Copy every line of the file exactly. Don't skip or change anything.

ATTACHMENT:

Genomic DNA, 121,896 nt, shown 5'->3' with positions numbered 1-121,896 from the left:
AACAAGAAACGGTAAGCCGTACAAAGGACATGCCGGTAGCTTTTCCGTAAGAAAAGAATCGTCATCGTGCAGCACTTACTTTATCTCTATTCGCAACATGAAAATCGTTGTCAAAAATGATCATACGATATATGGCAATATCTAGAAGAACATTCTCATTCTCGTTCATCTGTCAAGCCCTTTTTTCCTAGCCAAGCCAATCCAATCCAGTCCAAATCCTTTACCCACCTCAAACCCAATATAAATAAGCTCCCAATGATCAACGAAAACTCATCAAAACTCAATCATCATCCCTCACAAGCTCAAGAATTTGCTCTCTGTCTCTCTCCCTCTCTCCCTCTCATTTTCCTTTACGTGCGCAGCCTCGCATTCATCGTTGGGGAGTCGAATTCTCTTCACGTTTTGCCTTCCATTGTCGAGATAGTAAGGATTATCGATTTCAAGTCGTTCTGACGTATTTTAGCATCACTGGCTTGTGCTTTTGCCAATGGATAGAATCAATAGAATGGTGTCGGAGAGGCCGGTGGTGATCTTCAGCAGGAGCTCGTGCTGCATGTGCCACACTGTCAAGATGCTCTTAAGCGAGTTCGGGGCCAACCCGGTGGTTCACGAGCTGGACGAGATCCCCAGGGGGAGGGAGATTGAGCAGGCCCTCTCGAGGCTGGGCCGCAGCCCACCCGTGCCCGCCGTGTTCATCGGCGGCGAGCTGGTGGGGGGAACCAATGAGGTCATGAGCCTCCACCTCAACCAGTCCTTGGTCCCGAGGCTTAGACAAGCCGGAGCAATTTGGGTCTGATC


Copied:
Genomic DNA, 121,896 nt, shown 5'->3' with positions numbered 1-121,896 from the left:
AACAAGAAACGGTAAGCCGTACAAAGGACATGCCGGTAGCTTTTCCGTAAGAAAAGAATCGTCATCGTGCAGCACTTACTTTATCTCTATTCGCAACATGAAAATCGTTGTCAAAAATGATCATACGATATATGGCAATATCTAGAAGAACATTCTCATTCTCGTTCATCTGTCAAGCCCTTTTTTCCTAGCCAAGCCAATCCAATCCAGTCCAAATCCTTTACCCACCTCAAACCCAATATAAATAAGCTCCCAATGATCAACGAAAACTCATCAAAACTCAATCATCATCCCTCACAAGCTCAAGAATTTGCTCTCTGTCTCTCTCCCTCTCTCCCTCTCATTTTCCTTTACGTGCGCAGCCTCGCATTCATCGTTGGGGAGTCGAATTCTCTTCACGTTTTGCCTTCCATTGTCGAGATAGTAAGGATTATCGATTTCAAGTCGTTCTGACGTATTTTAGCATCACTGGCTTGTGCTTTTGCCAATGGATAGAATCAATAGAATGGTGTCGGAGAGGCCGGTGGTGATCTTCAGCAGGAGCTCGTGCTGCATGTGCCACACTGTCAAGATGCTCTTAAGCGAGTTCGGGGCCAACCCGGTGGTTCACGAGCTGGACGAGATCCCCAGGGGGAGGGAGATTGAGCAGGCCCTCTCGAGGCTGGGCCGCAGCCCACCCGTGCCCGCCGTGTTCATCGGCGGCGAGCTGGTGGGGGGAACCAATGAGGTCATGAGCCTCCACCTCAACCAGTCCTTGGTCCCGAGGCTTAGACAAGCCGGAGCAATTTGGGTCTGATC